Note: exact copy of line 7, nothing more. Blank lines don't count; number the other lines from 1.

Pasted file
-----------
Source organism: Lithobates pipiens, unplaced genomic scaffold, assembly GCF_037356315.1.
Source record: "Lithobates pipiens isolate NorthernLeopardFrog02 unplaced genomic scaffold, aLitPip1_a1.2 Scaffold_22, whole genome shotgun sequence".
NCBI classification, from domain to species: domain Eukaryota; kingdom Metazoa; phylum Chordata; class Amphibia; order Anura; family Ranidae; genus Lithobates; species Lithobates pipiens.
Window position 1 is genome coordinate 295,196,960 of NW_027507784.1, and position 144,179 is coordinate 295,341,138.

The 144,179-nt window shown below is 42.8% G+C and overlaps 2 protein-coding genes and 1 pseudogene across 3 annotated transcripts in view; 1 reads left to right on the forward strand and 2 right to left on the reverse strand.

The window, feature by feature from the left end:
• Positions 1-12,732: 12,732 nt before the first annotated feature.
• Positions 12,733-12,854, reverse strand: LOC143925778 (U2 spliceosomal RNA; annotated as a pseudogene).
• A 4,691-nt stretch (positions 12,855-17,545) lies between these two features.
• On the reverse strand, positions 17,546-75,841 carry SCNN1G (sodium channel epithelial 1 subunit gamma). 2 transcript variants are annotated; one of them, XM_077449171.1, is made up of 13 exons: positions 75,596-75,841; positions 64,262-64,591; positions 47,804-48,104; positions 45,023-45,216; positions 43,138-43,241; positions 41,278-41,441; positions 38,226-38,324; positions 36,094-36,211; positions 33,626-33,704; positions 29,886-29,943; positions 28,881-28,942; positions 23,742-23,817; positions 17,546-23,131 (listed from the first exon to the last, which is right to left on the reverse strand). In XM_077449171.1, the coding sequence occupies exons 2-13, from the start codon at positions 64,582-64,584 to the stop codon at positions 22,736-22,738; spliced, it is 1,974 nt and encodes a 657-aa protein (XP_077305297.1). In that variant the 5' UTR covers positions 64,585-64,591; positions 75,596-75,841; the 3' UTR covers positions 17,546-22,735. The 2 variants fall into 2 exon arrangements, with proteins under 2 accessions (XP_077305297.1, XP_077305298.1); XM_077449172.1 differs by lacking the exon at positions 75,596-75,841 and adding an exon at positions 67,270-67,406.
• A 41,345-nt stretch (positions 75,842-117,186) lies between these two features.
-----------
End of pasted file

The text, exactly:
• Positions 1-12,732: 12,732 nt before the first annotated feature.